Sometimes it’s the little things that make all the difference
I can choose not to notice people. I want to notice them, but I’m easily distracted. I’m busy. All easy excuses for a leader. But, people can’t see your heart when you’re lost in your head.
It doesn’t matter if you want to notice people. It only matters that you do notice them.
Distraction blocks interaction
I walk around the office distracted by a million things – what’s next in the pipeline, problems, opportunities, and performance, to name a few.
I’m contemplating a coaching client’s concerns or the next presentation. How could I possibly find time for anybody else?
Remember you matter
It’s easy to forget that people watch leaders. A frown on your face signals problems to the team. You may not mean to be a downer, but a nagging frown drags others down.
It isn’t hard, but it’s important
People talk about simple things like smiling when they describe how leaders might improve their leadership. Send some of that positivity out into the office.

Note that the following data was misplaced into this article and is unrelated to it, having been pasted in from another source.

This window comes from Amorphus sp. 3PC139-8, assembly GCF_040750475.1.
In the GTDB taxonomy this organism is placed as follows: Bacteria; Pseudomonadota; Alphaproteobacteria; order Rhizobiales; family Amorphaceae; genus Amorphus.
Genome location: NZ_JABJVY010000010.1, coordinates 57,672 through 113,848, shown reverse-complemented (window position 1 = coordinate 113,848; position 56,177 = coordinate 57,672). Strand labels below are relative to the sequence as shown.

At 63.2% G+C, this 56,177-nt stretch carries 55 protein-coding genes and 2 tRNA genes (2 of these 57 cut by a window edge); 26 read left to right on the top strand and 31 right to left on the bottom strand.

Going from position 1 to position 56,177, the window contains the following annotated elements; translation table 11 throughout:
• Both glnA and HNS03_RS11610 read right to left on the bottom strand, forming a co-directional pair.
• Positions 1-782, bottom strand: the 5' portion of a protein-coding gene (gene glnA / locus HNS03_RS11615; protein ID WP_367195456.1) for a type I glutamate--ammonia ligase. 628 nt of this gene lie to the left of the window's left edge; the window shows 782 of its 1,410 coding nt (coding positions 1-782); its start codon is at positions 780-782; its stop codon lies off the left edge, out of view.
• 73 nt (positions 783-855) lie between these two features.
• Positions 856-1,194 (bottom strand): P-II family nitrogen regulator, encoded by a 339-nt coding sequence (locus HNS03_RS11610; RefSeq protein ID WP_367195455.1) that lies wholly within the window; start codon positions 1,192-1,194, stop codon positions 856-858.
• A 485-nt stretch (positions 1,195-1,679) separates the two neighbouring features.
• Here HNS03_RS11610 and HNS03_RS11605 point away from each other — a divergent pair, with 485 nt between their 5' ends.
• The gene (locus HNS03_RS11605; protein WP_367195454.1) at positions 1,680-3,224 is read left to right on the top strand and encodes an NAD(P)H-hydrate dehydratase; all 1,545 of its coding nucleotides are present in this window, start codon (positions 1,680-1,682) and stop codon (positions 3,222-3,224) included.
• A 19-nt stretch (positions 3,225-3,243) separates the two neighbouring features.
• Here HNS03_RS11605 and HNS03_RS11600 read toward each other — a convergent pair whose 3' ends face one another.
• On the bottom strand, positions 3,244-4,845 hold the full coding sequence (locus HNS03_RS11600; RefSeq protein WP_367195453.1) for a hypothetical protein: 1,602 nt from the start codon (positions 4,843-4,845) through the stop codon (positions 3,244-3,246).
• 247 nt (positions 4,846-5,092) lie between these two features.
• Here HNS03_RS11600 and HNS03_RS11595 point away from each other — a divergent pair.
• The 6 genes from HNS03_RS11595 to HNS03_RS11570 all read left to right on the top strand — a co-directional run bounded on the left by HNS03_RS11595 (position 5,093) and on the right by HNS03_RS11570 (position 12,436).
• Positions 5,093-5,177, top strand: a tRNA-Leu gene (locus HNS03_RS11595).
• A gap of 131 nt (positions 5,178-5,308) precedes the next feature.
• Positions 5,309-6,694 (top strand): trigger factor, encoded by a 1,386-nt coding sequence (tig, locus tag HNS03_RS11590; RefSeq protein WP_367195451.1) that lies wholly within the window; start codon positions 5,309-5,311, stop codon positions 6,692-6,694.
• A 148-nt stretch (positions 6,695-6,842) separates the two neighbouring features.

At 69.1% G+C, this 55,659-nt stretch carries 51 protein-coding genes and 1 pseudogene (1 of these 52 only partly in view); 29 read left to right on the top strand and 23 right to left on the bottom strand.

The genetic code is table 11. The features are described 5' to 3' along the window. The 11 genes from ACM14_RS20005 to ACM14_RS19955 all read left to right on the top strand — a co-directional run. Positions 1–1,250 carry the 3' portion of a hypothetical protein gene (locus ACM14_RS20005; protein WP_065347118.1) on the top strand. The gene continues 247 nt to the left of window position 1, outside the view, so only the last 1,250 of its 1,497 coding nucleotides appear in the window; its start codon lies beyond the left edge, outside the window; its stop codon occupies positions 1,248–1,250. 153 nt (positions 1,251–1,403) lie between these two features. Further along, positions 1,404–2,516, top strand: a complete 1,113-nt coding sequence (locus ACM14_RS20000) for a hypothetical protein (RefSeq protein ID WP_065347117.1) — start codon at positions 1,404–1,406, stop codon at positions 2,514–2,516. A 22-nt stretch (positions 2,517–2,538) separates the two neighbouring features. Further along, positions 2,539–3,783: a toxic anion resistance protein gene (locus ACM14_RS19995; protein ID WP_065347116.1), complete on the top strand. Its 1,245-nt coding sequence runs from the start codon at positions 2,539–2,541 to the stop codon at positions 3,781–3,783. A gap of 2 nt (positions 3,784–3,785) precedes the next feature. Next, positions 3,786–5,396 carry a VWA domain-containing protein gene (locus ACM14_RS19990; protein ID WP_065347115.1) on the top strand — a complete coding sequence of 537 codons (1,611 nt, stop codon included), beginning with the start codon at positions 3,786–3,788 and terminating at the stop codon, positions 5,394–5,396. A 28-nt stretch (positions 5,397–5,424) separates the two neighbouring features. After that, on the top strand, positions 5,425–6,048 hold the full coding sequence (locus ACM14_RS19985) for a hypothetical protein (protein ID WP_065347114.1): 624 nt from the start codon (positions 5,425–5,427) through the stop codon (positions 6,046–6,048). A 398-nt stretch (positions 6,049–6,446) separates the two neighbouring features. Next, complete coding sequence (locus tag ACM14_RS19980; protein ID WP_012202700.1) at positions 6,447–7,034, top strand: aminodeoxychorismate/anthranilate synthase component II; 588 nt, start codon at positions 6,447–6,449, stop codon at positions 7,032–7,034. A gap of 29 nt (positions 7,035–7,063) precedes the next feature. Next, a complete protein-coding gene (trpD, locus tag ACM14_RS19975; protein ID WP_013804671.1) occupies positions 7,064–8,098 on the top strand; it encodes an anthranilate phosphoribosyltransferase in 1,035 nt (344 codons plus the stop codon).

You object that you’re not good at smiling. That’s so sad.
Bad is stronger than good. You need at least three smiles to overcome the negative impact of one frown. You’re in the hole, baby. You better get smiling.
3 tips for frowning leaders to get their smile on:
1. Tell yourself you like people. Think of something you like about the person in front of you. If you don’t like people, get out of leadership.
2. Find a positive thing to believe in. What positive thing might you believe about others on the team?
3. Admire a strength. When you walk up to someone, think about something you admire about them. A smile indicates that you notice positive things.
7 small things that make a positive difference:
2. Show interest: “How are the kids?”
3. Give a pat on the back when it is needed.
4. Bring coffee for the team.
5. Celebrate progress and hard work.
6. Sing happy birthday.
7. Say thank you. (A smile and a little eye contact takes ‘thank you’ to a whole new level.)
What tips might you offer to frowners? What small behaviours have big impact?
Daniel Goleman is co-director of the Consortium for Research on Emotional Intelligence in organisations at Rutgers University, co-author of Primal Leadership: Leading with Emotional Intelligence, and author of The Brain and Emotional Intelligence: New Insights and Leadership: Selected Writings. His latest book is A Force For Good: The Dalai Lama’s Vision for Our World. To connect with him, write to email@example.com